Is Snapchat discovering a journalistic comeback?

As Snapchat updates its Discover feature, its still trying to figure out its purpose in the world of social media. (Image: Flickr user ryan.nagelmann under CC)

As Snapchat updates its Discover feature, its still trying to figure out its purpose in the world of social media. (Image: Flickr user ryan.nagelmann under CC)

The last couple of weeks have seen changes to Snapchat’s Discover feature, the platform established in January by the Los Angeles based social network that has seen content from providers including CNN, ESPN and the Comedy Central network.

Two weeks ago, a new iOS update was made available, putting the feature front and center before stories and updates from other users. The update came amid concerns of decline in engagement through Discover, according to a report from Mashable.

Earlier Monday, it was announced that the iHeartRadio streaming service and BuzzFeed would start publishing on Snapchat, according to a report from the tech news site Recode, which added that Vox.com would also begin publishing on the platform later in the summer.

These moves from Snapchat comes as it continues to make a name for itself in the world of social media journalism through Discover, as the concerns of engagement decline continue to make themselves known. But in order for Snapchat to reverse the decline concerns, there must be an appeal to engage with that content. Is the engagement responsibility down to the publisher, or is it down to Snapchat?

Snapchat is still seen as an underdog as far as social media platforms, but brands and publishers are ready and willing to engage with as many different audiences as possible. The addition of brands like BuzzFeed to Discover signal that publishers want to engage with Snapchat’s audience. Indeed, for Snapchat, this signals that it wants to be a force to be reckoned with when it comes to the interaction of social media and journalism.

Yet, more must be done by the social network to convince younger audiences that Discover is worth their time, in an age where the media environment for them consists of a multi-screened, multi-platform experience. On the other side, the Discover feature should be able to signal that Snapchat is ready to be a part of the ever expanding world of social media journalism, something that will please its early investors, as well as become credible competition to Facebook and Twitter.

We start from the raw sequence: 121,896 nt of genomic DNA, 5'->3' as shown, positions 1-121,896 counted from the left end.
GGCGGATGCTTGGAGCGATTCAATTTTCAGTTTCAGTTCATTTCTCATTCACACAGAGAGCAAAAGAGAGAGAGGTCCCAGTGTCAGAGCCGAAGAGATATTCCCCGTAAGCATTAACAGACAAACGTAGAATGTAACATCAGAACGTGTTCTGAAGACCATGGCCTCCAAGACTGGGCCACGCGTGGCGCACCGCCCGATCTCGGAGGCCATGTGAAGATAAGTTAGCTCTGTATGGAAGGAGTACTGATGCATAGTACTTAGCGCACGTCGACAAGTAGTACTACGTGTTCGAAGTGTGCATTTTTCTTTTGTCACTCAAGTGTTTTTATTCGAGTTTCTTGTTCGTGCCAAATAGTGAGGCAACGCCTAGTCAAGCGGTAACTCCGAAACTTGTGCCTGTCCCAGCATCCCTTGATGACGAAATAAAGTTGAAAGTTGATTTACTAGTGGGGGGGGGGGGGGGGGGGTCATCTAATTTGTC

Even as new publishers join the list of making their content available on Discover, Snapchat is still trying to figure out the role Discover should have. It will take some time to come to a conclusion, and to convince publishers that engaging through this platform was the right move.

Until then, Discover has taken on a new form – a way to figure out the answer to what all the buzz is about when it comes to Snapchat, something that remains, for the most part, mostly unanswered.

Alex Veeneman, a Chicago based SPJ member and founder of SPJ Digital, is a contributing blogger to Net Worked and SPJ’s community coordinator. He is also Co-Student Life editor and media correspondent for Kettle Magazine, an online publication in the UK. You can interact with Veeneman on Twitter here.

The views expressed in this blog post are that of the author’s unless otherwise indicated, and do not necessarily reflect the views of the SPJ Digital executive, the board and staff of the Society of Professional Journalists, or its members.

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